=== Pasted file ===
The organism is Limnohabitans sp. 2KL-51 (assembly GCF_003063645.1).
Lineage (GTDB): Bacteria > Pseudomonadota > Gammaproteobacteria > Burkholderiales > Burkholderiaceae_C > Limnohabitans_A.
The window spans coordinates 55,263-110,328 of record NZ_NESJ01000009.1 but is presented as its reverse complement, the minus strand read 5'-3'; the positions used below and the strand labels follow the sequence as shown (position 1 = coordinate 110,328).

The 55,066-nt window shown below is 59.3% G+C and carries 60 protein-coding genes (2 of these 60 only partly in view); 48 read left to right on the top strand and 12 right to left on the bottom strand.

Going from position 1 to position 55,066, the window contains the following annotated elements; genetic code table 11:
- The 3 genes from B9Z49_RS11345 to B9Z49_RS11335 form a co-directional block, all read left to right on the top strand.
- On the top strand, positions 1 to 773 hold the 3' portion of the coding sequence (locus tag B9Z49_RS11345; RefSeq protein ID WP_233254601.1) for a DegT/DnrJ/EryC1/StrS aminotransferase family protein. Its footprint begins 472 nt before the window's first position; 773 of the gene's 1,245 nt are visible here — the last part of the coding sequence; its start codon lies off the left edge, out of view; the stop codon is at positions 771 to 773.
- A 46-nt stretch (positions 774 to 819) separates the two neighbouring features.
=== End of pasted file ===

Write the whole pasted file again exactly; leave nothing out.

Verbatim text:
The organism is Limnohabitans sp. 2KL-51 (assembly GCF_003063645.1).
Lineage (GTDB): Bacteria > Pseudomonadota > Gammaproteobacteria > Burkholderiales > Burkholderiaceae_C > Limnohabitans_A.
The window spans coordinates 55,263-110,328 of record NZ_NESJ01000009.1 but is presented as its reverse complement, the minus strand read 5'-3'; the positions used below and the strand labels follow the sequence as shown (position 1 = coordinate 110,328).

The 55,066-nt window shown below is 59.3% G+C and carries 60 protein-coding genes (2 of these 60 only partly in view); 48 read left to right on the top strand and 12 right to left on the bottom strand.

Going from position 1 to position 55,066, the window contains the following annotated elements; genetic code table 11:
- The 3 genes from B9Z49_RS11345 to B9Z49_RS11335 form a co-directional block, all read left to right on the top strand.
- On the top strand, positions 1 to 773 hold the 3' portion of the coding sequence (locus tag B9Z49_RS11345; RefSeq protein ID WP_233254601.1) for a DegT/DnrJ/EryC1/StrS aminotransferase family protein. Its footprint begins 472 nt before the window's first position; 773 of the gene's 1,245 nt are visible here — the last part of the coding sequence; its start codon lies off the left edge, out of view; the stop codon is at positions 771 to 773.
- A 46-nt stretch (positions 774 to 819) separates the two neighbouring features.